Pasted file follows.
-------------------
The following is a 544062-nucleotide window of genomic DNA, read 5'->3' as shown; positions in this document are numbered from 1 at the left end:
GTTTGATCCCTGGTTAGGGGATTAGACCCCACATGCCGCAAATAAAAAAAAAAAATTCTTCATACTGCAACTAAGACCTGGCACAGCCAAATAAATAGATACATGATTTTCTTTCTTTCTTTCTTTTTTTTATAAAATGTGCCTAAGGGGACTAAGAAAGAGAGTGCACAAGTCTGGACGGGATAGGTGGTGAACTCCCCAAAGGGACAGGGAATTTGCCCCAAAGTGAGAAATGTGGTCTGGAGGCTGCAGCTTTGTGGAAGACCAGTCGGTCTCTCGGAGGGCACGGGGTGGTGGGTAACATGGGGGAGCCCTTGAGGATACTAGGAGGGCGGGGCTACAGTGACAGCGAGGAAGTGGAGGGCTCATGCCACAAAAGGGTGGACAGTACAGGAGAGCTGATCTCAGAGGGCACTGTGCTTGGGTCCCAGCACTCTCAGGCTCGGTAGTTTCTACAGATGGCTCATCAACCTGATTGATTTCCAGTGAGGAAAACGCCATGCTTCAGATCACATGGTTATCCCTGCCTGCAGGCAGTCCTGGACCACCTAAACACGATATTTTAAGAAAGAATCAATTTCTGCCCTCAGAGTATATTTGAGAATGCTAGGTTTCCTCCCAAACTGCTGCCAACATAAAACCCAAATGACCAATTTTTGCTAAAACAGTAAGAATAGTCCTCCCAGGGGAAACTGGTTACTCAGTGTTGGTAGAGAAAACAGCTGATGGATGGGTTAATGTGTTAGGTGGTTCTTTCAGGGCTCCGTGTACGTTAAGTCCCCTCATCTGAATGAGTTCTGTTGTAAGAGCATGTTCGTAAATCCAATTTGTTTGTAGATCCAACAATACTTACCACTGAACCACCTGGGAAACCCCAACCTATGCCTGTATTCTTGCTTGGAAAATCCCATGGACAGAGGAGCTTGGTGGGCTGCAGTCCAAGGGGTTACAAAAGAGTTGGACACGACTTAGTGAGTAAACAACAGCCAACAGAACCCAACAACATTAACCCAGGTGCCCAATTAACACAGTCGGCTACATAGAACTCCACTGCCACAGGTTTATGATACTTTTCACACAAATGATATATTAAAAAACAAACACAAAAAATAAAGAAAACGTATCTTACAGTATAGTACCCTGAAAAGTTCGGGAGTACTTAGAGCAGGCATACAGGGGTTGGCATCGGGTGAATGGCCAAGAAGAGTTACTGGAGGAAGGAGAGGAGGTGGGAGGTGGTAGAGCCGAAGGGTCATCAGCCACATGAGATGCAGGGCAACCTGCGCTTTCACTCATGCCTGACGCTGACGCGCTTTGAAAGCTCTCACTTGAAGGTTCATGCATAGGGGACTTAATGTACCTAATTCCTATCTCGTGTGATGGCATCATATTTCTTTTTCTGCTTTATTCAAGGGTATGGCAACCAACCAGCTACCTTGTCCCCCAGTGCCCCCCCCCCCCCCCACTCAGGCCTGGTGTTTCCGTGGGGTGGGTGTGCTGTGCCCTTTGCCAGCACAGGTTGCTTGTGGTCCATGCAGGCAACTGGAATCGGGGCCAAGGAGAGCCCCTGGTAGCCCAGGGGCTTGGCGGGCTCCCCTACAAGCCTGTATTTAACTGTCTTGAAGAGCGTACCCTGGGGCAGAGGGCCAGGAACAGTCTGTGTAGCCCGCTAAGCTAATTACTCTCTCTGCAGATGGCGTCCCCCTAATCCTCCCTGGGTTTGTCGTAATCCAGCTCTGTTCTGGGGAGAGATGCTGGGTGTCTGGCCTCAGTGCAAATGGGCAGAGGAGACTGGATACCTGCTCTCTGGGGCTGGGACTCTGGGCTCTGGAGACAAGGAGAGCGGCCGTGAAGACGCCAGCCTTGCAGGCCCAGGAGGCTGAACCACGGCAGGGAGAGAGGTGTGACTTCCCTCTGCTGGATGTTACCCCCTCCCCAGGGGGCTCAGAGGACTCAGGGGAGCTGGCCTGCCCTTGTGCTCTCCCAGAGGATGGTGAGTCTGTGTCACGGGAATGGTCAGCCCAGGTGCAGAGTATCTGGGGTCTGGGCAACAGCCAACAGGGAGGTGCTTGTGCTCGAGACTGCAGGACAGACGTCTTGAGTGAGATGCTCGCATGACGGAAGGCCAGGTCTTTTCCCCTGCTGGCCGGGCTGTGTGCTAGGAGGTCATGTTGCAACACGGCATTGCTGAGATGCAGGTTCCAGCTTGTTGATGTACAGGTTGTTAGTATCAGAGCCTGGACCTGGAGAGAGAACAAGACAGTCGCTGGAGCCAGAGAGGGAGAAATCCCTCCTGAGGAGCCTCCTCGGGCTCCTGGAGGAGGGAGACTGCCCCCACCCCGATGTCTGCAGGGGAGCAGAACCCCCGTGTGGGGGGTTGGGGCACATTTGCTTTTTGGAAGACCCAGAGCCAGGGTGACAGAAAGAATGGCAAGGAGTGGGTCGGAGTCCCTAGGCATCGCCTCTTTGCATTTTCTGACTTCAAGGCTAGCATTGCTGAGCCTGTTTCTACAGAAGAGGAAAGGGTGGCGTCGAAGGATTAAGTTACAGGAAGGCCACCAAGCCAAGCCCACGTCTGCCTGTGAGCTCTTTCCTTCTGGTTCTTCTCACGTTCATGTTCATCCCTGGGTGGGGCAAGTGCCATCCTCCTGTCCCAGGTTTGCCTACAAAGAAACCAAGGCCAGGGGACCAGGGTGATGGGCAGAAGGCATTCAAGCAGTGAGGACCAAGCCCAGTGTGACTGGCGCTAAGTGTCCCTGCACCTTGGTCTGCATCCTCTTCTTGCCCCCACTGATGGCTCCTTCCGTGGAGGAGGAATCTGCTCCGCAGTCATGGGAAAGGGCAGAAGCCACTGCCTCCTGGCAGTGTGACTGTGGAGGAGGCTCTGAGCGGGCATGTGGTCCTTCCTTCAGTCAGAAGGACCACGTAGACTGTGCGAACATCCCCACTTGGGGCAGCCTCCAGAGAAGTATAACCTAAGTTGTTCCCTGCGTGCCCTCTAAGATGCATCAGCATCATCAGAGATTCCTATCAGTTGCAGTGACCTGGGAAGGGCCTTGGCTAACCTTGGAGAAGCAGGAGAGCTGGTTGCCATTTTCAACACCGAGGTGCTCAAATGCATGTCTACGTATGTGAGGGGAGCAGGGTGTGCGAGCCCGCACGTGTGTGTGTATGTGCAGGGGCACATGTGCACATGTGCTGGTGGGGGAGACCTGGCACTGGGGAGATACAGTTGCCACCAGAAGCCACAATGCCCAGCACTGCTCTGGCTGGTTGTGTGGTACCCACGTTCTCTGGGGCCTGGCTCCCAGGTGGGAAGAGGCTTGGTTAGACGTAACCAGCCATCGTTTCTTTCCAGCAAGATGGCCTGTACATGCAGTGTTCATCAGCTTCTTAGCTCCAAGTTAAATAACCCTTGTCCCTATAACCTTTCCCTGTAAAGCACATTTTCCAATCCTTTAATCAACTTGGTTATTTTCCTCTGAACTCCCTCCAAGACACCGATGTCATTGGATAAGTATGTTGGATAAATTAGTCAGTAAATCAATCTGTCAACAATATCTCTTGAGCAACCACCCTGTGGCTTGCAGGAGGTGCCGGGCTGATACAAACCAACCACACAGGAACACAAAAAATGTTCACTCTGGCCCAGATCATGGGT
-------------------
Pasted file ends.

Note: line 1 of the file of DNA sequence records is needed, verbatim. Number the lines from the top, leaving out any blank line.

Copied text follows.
The following is a 544062-nucleotide window of genomic DNA, read 5'->3' as shown; positions in this document are numbered from 1 at the left end: